Preventative measures can work, but they are no guarantee. Finding ways to lower blood pressure and improve heart health can reduce the risk of a stroke, but that doesn’t always mean you’re out of the woods.
Being able to identify the signs of a stroke quickly can allow you to take action and save your own life or the life of someone you know. The faster you act, the more you can do to reduce the chance of permanent damage a stroke can cause.
The warning signs of a stroke can be relatively apparent if you know what you’re looking for. According to the Centers for Disease Control and Prevention (CDC), the signs of stroke in men and women include:
- Sudden numbness or weakness in the face, arm, or leg, typically on one side of the body.
- Sudden confusion, trouble speaking or comprehending
- Sudden trouble seeing in one or both eyes
- Sudden trouble walking, dizziness, loss of balance, or impaired coordination.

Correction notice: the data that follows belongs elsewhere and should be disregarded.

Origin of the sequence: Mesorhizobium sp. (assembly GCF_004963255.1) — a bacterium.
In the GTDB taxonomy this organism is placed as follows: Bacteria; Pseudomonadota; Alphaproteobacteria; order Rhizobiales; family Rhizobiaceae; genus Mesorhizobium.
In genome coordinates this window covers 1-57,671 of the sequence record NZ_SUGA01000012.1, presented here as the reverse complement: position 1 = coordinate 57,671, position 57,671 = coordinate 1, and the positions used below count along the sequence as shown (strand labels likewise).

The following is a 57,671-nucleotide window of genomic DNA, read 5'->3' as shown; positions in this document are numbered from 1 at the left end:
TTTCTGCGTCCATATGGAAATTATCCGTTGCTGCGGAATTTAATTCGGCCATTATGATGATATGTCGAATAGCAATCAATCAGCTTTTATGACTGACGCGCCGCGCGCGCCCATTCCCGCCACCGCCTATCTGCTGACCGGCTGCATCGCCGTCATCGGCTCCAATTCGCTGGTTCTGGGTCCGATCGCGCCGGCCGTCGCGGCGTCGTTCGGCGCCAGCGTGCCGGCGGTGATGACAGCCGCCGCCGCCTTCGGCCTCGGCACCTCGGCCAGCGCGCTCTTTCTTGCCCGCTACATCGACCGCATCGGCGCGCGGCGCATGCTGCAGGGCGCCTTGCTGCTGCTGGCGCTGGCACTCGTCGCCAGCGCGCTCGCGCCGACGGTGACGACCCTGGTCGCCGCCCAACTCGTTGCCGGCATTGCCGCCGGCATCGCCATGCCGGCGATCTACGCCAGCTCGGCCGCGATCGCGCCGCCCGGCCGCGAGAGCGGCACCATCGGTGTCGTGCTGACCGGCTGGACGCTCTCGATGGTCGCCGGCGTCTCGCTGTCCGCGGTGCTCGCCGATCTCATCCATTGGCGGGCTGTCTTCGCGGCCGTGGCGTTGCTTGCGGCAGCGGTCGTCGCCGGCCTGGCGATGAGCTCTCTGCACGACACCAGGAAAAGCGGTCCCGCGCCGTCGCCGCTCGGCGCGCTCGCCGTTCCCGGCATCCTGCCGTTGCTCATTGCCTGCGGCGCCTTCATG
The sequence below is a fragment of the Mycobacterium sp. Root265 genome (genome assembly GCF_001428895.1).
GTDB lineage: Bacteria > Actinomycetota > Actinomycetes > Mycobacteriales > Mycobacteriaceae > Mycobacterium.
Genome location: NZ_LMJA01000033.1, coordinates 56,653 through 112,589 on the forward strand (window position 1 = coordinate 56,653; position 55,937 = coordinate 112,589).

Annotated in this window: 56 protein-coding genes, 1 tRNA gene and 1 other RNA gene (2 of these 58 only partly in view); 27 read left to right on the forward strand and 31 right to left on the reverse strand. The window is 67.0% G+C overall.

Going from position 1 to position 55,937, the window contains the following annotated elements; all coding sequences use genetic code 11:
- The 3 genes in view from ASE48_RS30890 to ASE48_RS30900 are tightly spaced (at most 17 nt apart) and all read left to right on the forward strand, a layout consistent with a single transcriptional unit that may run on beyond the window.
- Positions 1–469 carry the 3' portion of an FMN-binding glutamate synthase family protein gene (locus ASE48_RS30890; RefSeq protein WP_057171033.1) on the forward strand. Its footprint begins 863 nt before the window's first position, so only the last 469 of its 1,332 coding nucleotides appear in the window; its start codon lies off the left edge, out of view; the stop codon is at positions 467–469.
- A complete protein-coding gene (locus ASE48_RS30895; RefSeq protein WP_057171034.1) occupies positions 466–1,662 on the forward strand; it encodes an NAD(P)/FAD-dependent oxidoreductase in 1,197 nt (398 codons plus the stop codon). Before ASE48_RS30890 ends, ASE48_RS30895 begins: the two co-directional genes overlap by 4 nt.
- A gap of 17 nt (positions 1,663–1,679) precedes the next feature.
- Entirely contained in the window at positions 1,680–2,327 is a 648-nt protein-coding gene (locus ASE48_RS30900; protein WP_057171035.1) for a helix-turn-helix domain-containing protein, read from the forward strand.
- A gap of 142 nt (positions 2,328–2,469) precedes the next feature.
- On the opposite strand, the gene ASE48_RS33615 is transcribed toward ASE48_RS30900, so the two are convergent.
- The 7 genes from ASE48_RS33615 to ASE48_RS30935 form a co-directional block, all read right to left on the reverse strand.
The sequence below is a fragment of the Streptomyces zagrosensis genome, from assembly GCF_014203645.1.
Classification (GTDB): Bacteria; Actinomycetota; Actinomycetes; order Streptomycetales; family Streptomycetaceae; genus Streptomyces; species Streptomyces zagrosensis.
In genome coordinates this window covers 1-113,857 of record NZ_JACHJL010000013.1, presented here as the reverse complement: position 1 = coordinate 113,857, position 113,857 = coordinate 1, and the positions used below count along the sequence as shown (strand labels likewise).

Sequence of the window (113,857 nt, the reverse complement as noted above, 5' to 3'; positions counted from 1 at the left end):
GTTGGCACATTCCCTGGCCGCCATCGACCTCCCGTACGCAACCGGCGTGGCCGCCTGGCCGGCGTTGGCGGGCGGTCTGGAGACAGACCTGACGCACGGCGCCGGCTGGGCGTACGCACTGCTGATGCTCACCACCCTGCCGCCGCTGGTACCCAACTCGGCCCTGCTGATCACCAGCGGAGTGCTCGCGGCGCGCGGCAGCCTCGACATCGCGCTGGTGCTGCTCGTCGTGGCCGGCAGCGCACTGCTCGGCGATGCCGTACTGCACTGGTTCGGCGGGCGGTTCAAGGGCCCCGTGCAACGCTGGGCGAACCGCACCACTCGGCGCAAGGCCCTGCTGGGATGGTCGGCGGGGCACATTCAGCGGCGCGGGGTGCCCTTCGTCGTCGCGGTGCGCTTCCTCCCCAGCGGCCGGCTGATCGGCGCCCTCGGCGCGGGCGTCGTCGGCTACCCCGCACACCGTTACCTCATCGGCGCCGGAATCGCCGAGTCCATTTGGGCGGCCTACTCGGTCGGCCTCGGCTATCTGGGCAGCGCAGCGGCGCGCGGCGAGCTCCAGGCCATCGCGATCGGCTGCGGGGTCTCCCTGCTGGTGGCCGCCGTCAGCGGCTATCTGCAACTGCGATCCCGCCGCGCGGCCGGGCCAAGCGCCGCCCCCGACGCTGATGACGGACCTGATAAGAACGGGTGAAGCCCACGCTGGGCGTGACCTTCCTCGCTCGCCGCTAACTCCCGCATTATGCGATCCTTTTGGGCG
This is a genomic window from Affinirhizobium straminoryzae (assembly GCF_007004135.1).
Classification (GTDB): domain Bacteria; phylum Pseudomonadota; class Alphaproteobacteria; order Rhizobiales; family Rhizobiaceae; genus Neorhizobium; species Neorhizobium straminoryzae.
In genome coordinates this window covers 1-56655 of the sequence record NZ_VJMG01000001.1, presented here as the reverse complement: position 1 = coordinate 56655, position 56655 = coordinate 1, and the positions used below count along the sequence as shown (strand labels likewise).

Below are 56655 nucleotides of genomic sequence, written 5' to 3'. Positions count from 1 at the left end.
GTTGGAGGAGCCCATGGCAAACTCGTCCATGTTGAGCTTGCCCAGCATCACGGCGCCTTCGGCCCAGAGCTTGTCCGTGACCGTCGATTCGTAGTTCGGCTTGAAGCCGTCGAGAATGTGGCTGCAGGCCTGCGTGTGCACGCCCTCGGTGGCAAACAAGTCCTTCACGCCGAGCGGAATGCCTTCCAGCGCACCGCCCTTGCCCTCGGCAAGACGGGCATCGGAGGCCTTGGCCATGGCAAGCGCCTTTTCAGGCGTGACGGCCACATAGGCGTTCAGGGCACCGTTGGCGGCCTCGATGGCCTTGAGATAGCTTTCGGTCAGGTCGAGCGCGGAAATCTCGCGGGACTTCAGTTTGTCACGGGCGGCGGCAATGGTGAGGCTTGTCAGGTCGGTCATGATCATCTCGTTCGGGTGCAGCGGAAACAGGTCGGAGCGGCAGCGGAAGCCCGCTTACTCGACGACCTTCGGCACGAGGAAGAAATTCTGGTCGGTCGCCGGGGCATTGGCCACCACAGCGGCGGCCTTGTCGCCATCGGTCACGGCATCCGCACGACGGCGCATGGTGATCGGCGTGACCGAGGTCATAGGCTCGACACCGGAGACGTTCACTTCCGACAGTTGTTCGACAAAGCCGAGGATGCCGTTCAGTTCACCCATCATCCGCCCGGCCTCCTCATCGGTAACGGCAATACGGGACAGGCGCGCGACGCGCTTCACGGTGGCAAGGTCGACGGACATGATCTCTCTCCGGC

- Sudden severe headache with no known cause.
A stroke is marked by a blood shortage in the brain. Without the blood it needs, there is a severe risk of brain damage, disability, or worse. The best way to limit the damage of a stroke is to act fast. To help with this, you can use the FAST test to check for symptoms.
- F-Face: Smile and see if one side of the face droops (or ask the person who you think may be suffering a stroke).
- A-Arms: Can you raise both arms? Is one drifting downwards?
- S-Speech: Try to repeat a simple phrase. Does it sound slurred or strange?
- T-Time: If you identify any of these signs, immediately call 9-1-1.
This information can help you prepare and act quickly if you believe that you, or someone you are with, is suffering a stroke.
Hopefully, you will never experience a stroke. Some ways to reduce the risk include controlling blood pressure, losing weight, increasing activity, treating diabetes, limiting alcohol intake to two drinks per day, and managing diabetes.